Editorial Cartoon by Graeme MacKay, The Hamilton Spectator – Friday September 2, 2022
Why are Pakistan’s floods so extreme this year?
With rivers breaking their banks, flash flooding and glacial lakes bursting, Pakistan is experiencing its worst floods this century. At least one-third of the country is under water. Scientists say several factors have contributed to the extreme event, which has displaced some 33 million people and killed more than 1,200.
Researchers say the catastrophe probably started with phenomenal heatwaves. In April and May, temperatures reached above 40 °C for prolonged periods in many places. On one sweltering day in May, the city of Jacobabad topped 51 °C. “These were not normal heatwaves — they were the worst in the world. We had the hottest place on Earth in Pakistan,” says Malik Amin Aslam, the country’s former minister for climate change, who is based in Islamabad.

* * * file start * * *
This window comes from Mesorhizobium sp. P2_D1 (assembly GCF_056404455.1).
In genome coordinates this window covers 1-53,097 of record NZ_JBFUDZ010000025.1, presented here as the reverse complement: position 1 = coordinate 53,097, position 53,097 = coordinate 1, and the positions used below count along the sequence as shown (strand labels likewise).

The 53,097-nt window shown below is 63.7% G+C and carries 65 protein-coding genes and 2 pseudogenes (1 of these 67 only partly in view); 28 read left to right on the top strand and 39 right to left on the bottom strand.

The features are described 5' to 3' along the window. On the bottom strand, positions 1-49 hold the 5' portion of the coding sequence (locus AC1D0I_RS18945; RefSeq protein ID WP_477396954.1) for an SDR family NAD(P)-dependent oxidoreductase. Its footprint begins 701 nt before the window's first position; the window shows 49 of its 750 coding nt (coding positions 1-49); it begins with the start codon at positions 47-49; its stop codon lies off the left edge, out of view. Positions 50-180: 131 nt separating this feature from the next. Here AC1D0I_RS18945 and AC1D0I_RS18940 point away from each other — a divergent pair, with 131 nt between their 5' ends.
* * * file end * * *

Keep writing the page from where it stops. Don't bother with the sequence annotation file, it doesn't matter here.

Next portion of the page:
Warmer air can hold more moisture. So meteorologists warned earlier this year that the extreme temperatures would probably result in “above normal” levels of rain during the country’s monsoon season, from July to September, says Zia Hashmi, a water-resources engineer at the Global Change Impact Studies Centre in Islamabad, speaking in his personal capacity.